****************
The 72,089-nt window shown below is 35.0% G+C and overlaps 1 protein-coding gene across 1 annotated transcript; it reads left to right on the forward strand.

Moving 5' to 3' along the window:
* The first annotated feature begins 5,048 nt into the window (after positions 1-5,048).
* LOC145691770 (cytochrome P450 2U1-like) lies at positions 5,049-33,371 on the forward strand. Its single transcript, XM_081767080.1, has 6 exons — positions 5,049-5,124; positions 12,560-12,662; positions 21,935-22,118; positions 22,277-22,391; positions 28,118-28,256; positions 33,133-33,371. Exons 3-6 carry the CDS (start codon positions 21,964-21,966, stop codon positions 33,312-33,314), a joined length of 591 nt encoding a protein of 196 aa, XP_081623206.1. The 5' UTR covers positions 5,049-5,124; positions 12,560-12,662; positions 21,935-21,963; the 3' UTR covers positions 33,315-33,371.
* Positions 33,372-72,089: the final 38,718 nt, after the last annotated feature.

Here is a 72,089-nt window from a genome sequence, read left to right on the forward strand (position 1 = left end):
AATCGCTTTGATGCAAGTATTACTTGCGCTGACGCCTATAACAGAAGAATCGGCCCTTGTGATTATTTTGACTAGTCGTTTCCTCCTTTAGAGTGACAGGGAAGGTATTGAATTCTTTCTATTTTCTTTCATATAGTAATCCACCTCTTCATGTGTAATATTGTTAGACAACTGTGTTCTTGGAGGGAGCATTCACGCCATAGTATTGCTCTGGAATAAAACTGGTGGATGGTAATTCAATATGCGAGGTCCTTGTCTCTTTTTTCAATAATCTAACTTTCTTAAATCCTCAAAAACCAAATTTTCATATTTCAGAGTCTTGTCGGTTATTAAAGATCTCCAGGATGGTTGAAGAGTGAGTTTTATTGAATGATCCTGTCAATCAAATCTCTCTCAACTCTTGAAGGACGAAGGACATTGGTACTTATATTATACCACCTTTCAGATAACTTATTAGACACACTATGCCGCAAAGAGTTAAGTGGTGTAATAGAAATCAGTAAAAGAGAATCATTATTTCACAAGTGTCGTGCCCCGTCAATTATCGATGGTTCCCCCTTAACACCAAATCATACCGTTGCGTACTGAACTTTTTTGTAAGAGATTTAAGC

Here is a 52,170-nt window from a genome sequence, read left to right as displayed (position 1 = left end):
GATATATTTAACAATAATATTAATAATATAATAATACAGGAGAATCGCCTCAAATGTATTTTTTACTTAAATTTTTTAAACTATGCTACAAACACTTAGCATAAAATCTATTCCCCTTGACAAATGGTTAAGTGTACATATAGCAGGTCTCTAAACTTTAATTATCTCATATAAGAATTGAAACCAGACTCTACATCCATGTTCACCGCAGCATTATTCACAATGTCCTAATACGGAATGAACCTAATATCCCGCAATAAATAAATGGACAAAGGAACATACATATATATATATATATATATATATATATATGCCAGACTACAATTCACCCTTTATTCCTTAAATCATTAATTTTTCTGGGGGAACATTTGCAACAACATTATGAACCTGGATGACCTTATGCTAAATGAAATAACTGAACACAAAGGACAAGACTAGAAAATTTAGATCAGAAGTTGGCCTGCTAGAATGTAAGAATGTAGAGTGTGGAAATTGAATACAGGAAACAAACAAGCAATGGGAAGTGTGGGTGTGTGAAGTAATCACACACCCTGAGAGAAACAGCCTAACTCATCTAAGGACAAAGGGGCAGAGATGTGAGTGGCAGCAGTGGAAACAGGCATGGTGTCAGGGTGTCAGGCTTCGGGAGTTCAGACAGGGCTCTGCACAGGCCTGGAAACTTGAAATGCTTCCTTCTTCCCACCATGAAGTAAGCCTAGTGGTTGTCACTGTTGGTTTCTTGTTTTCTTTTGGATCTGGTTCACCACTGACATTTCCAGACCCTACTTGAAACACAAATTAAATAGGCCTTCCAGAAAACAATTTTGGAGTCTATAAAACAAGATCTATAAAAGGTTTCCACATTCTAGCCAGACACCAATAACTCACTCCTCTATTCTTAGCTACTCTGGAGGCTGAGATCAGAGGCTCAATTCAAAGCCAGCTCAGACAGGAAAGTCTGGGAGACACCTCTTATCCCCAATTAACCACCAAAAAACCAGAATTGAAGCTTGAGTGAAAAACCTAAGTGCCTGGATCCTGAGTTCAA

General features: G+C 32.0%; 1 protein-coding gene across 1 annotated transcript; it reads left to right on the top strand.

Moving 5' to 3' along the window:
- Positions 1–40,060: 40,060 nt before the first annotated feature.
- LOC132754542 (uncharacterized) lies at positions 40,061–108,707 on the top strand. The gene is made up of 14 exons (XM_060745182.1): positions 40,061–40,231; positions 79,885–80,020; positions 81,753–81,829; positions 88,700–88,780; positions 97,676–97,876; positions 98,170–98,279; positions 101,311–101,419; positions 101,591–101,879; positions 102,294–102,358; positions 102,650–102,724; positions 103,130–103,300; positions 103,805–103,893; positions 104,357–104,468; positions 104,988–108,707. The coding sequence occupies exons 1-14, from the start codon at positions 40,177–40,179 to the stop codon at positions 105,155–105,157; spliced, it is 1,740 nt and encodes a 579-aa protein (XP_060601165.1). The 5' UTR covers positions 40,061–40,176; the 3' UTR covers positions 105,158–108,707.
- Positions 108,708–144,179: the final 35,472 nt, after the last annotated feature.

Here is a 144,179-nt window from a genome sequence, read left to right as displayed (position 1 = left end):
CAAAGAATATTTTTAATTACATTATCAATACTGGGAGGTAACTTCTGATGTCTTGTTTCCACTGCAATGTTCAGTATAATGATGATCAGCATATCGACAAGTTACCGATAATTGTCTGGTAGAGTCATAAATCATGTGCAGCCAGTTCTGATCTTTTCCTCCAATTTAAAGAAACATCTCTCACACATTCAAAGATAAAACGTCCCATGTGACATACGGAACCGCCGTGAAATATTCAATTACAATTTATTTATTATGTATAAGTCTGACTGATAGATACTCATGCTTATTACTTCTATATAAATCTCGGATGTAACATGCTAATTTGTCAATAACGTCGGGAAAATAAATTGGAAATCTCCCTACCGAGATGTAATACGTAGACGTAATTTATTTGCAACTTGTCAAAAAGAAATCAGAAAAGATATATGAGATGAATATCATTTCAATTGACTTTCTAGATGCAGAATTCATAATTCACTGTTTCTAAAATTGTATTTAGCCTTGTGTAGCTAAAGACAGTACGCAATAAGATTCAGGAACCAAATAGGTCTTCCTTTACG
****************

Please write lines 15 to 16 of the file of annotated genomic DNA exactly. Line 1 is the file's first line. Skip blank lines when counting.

Here is a 144,179-nt window from a genome sequence, read left to right as displayed (position 1 = left end):
CAAAGAATATTTTTAATTACATTATCAATACTGGGAGGTAACTTCTGATGTCTTGTTTCCACTGCAATGTTCAGTATAATGATGATCAGCATATCGACAAGTTACCGATAATTGTCTGGTAGAGTCATAAATCATGTGCAGCCAGTTCTGATCTTTTCCTCCAATTTAAAGAAACATCTCTCACACATTCAAAGATAAAACGTCCCATGTGACATACGGAACCGCCGTGAAATATTCAATTACAATTTATTTATTATGTATAAGTCTGACTGATAGATACTCATGCTTATTACTTCTATATAAATCTCGGATGTAACATGCTAATTTGTCAATAACGTCGGGAAAATAAATTGGAAATCTCCCTACCGAGATGTAATACGTAGACGTAATTTATTTGCAACTTGTCAAAAAGAAATCAGAAAAGATATATGAGATGAATATCATTTCAATTGACTTTCTAGATGCAGAATTCATAATTCACTGTTTCTAAAATTGTATTTAGCCTTGTGTAGCTAAAGACAGTACGCAATAAGATTCAGGAACCAAATAGGTCTTCCTTTACG